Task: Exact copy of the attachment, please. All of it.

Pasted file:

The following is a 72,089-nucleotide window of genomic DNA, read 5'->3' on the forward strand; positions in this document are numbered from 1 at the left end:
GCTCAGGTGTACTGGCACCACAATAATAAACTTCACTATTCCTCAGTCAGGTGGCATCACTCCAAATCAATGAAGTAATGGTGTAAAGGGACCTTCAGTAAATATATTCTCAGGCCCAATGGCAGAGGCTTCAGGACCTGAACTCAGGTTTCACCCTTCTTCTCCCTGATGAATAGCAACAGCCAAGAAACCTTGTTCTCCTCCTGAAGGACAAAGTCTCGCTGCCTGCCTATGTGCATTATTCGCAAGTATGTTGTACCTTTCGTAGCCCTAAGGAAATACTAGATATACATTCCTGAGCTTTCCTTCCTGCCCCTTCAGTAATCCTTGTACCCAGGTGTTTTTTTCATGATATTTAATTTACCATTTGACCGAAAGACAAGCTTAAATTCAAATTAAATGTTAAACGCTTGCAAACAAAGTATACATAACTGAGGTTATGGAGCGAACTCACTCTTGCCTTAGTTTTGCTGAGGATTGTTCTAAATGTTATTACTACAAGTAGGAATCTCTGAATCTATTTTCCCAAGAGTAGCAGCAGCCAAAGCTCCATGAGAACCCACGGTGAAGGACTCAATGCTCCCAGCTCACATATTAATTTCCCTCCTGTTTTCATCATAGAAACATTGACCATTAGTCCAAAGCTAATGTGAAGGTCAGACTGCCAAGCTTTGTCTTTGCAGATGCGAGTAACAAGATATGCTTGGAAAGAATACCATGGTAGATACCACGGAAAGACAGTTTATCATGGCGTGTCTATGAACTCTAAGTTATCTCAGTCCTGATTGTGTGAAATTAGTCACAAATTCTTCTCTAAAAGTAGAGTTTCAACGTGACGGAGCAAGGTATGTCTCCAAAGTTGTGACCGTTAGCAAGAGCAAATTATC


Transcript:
The following is a 72,089-nucleotide window of genomic DNA, read 5'->3' on the forward strand; positions in this document are numbered from 1 at the left end:
GCTCAGGTGTACTGGCACCACAATAATAAACTTCACTATTCCTCAGTCAGGTGGCATCACTCCAAATCAATGAAGTAATGGTGTAAAGGGACCTTCAGTAAATATATTCTCAGGCCCAATGGCAGAGGCTTCAGGACCTGAACTCAGGTTTCACCCTTCTTCTCCCTGATGAATAGCAACAGCCAAGAAACCTTGTTCTCCTCCTGAAGGACAAAGTCTCGCTGCCTGCCTATGTGCATTATTCGCAAGTATGTTGTACCTTTCGTAGCCCTAAGGAAATACTAGATATACATTCCTGAGCTTTCCTTCCTGCCCCTTCAGTAATCCTTGTACCCAGGTGTTTTTTTCATGATATTTAATTTACCATTTGACCGAAAGACAAGCTTAAATTCAAATTAAATGTTAAACGCTTGCAAACAAAGTATACATAACTGAGGTTATGGAGCGAACTCACTCTTGCCTTAGTTTTGCTGAGGATTGTTCTAAATGTTATTACTACAAGTAGGAATCTCTGAATCTATTTTCCCAAGAGTAGCAGCAGCCAAAGCTCCATGAGAACCCACGGTGAAGGACTCAATGCTCCCAGCTCACATATTAATTTCCCTCCTGTTTTCATCATAGAAACATTGACCATTAGTCCAAAGCTAATGTGAAGGTCAGACTGCCAAGCTTTGTCTTTGCAGATGCGAGTAACAAGATATGCTTGGAAAGAATACCATGGTAGATACCACGGAAAGACAGTTTATCATGGCGTGTCTATGAACTCTAAGTTATCTCAGTCCTGATTGTGTGAAATTAGTCACAAATTCTTCTCTAAAAGTAGAGTTTCAACGTGACGGAGCAAGGTATGTCTCCAAAGTTGTGACCGTTAGCAAGAGCAAATTATC